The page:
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American Poems: Books: The Education of Henry Adams
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The Education of Henry Adams

  • List Price: $49.95
  • Buy New: $30.33
  • as of 7/23/2014 12:39 EDT details
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New (5) Used (12) from $16.97
  • Seller:-Daily Deals-
  • Sales Rank:1,772,936
  • Format:Unabridged, Audiobook
  • Languages:English (Unknown), English (Original Language), English (Published)
  • Media:Audio CD
  • Number Of Items:16
  • Edition:Unabridged
  • Shipping Weight (lbs):1
  • Dimensions (in):6 x 5.6 x 1.7
  • Publication Date:July 13, 2007
  • ISBN:1602832668
  • EAN:9781602832664
  • ASIN:1602832668
Availability:Usually ships in 1-2 business days

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Synopsis
Named by The Modern Library as the best non-fiction book of the 20th century, this autobiography plots Adams' own history against that of the U.S. during his lifetime.

As a journalist, historian, and novelist born into a distinguished family that included two past presidents of the United States, Henry Adams was inescapably a part of the American experience. The Education of Henry Adams recounts his own and the country's development from 1838, the year of his birth, to 1905. The Civil War, economic expansion, and the growth of the United States are among its subjects, as well as his own 'dynamic theory of history.' An immediate bestseller, the book was awarded the Pulitzer Prize in 1919. It remains one of the most vital autobiographies ever published and is required reading in many liberal arts degree programs.

Presented unabridged on 16 CDs.

Amazon.com Review
Many great artists have had at least intermittent doubts about their own abilities. But The Education of Henry Adams is surely one of the few masterpieces to issue directly from a raging inferiority complex. The author, to be sure, had bigger shoes to fill than most of us. Both his grandfather and great-grandfather were U.S. presidents. His father, a relative underachiever, scraped by as a member of Congress and ambassador to the Court of St. James. But young Henry, born in Boston in 1838, was destined for a walk-on role in his nation's history--and seemed alarmingly aware of the fact from the time he was an adolescent.

It gets worse. For the author could neither match his exalted ancestors nor dismiss them as dusty relics--he was an Adams, after all, formed from the same 18th-century clay. "The atmosphere of education in which he lived was colonial," we are told,

revolutionary, almost Cromwellian, as though he were steeped, from his greatest grandmother's birth, in the odor of political crime. Resistance to something was the law of New England nature; the boy looked out on the world with the instinct of resistance; for numberless generations his predecessors had viewed the world chiefly as a thing to be reformed, filled with evil forces to be abolished, and they saw no reason to suppose that they had wholly succeeded in the abolition; the duty was unchanged.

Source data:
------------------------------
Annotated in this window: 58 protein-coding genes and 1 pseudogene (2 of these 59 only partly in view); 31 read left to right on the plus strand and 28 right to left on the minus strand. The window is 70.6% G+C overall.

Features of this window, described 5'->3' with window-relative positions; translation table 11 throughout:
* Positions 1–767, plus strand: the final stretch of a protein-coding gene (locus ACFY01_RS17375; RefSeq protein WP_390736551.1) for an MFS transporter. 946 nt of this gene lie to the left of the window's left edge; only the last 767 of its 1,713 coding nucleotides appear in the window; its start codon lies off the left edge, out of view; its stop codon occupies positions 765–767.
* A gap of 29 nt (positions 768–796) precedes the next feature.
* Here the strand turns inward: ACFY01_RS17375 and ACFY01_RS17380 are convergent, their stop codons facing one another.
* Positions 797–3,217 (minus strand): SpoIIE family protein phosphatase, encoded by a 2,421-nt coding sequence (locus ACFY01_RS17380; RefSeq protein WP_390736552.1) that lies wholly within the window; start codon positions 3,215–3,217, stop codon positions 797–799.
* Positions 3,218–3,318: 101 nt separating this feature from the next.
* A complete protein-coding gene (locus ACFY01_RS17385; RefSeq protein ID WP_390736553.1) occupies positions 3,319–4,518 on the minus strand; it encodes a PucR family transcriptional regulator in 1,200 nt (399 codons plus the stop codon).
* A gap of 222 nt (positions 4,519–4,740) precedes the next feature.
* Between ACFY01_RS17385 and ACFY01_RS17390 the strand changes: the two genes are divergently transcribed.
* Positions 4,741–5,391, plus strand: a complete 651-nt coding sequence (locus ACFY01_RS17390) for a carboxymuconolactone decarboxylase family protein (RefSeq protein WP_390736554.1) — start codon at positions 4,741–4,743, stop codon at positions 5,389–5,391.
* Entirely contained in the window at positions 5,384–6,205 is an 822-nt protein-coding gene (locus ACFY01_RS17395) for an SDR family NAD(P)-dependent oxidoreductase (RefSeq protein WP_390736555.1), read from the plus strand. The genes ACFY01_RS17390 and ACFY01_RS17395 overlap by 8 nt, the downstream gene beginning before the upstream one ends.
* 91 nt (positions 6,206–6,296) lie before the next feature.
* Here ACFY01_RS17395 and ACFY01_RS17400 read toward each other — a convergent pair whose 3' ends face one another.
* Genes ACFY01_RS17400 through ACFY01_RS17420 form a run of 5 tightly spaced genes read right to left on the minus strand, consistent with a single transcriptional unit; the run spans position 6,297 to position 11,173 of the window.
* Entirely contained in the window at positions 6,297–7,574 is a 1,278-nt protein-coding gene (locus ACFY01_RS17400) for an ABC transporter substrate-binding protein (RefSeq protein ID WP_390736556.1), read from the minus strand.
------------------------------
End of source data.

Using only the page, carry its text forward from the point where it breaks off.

Here, as always, Adams tells his story in a third-person voice that can seem almost extraplanetary in its detachment. Yet there's also an undercurrent of melancholy and amusement--and wonder at the specific details of what was already a lost world.

Continuing his uphill conquest of the learning curve, Adams attended Harvard, which didn't do much for him. ("The chief wonder of education is that it does not ruin everybody concerned in it, teachers and taught.") Then, after a beer-and-sausage-scented spell as a graduate student in Berlin, he followed his father to Washington, D.C., in 1860. There he might have remained--bogged down in "the same rude colony ... camped in the same forest, with the same unfinished Greek temples for workrooms, and sloughs for roads"--had not the Civil War sent Adams père et fils to London. Henry sat on the sidelines throughout the conflict, serving as his father's private secretary and anxiously negotiating the minefields of English society. He then returned home and commenced a long career as a journalist, historian, novelist, and peripheral participant in the political process--a kind of mouthpiece for what remained of the New England conscience.

He was not, by any measure but his own, a failure. And the proof of the pudding is The Education of Henry Adams itself, which remains among the oddest and most enlightening books in American literature. It contains thousands of memorable one-liners about politics, morality, culture, and transatlantic relations: "The American mind exasperated the European as a buzz-saw might exasperate a pine forest." There are astonishing glimpses of the high and mighty: "He saw a long, awkward figure; a plain, ploughed face; a mind, absent in part, and in part evidently worried by white kid gloves; features that expressed neither self-satisfaction nor any other familiar Americanism..." (That would be Abraham Lincoln; the "melancholy function" his Inaugural Ball.) But most of all, Adams's book is a brilliant account of how his own sensibility came to be. A literary landmark from the moment it first appeared, the Autobiography confers upon its author precisely that prize he felt had always eluded him: success. --James Marcus


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